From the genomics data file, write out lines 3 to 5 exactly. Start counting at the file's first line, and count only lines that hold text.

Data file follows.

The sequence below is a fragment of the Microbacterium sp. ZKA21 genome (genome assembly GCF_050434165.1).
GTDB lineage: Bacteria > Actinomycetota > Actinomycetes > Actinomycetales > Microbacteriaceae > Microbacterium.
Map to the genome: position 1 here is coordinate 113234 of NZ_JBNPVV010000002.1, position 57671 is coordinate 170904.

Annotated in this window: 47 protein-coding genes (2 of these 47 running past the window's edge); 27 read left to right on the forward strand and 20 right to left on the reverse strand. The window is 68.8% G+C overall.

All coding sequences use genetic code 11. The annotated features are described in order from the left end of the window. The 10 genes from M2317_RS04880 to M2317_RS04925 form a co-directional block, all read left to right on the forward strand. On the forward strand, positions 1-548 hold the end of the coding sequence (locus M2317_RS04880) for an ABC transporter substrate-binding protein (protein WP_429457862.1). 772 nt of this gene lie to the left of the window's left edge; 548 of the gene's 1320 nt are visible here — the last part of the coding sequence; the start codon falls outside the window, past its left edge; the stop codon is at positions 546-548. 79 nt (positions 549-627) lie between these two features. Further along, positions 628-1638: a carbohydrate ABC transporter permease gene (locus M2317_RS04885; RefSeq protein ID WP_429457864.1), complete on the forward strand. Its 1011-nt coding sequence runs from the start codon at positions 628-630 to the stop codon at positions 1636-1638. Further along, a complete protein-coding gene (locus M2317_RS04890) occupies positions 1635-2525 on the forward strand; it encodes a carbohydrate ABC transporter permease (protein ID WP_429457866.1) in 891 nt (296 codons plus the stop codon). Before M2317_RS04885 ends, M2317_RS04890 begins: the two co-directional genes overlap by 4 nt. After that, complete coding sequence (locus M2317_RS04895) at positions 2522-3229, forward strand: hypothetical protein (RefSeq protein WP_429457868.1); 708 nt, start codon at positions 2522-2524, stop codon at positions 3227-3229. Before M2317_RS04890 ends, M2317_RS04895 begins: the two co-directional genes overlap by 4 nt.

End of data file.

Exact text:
Map to the genome: position 1 here is coordinate 113234 of NZ_JBNPVV010000002.1, position 57671 is coordinate 170904.

Annotated in this window: 47 protein-coding genes (2 of these 47 running past the window's edge); 27 read left to right on the forward strand and 20 right to left on the reverse strand. The window is 68.8% G+C overall.

All coding sequences use genetic code 11. The annotated features are described in order from the left end of the window. The 10 genes from M2317_RS04880 to M2317_RS04925 form a co-directional block, all read left to right on the forward strand. On the forward strand, positions 1-548 hold the end of the coding sequence (locus M2317_RS04880) for an ABC transporter substrate-binding protein (protein WP_429457862.1). 772 nt of this gene lie to the left of the window's left edge; 548 of the gene's 1320 nt are visible here — the last part of the coding sequence; the start codon falls outside the window, past its left edge; the stop codon is at positions 546-548. 79 nt (positions 549-627) lie between these two features. Further along, positions 628-1638: a carbohydrate ABC transporter permease gene (locus M2317_RS04885; RefSeq protein ID WP_429457864.1), complete on the forward strand. Its 1011-nt coding sequence runs from the start codon at positions 628-630 to the stop codon at positions 1636-1638. Further along, a complete protein-coding gene (locus M2317_RS04890) occupies positions 1635-2525 on the forward strand; it encodes a carbohydrate ABC transporter permease (protein ID WP_429457866.1) in 891 nt (296 codons plus the stop codon). Before M2317_RS04885 ends, M2317_RS04890 begins: the two co-directional genes overlap by 4 nt. After that, complete coding sequence (locus M2317_RS04895) at positions 2522-3229, forward strand: hypothetical protein (RefSeq protein WP_429457868.1); 708 nt, start codon at positions 2522-2524, stop codon at positions 3227-3229. Before M2317_RS04890 ends, M2317_RS04895 begins: the two co-directional genes overlap by 4 nt.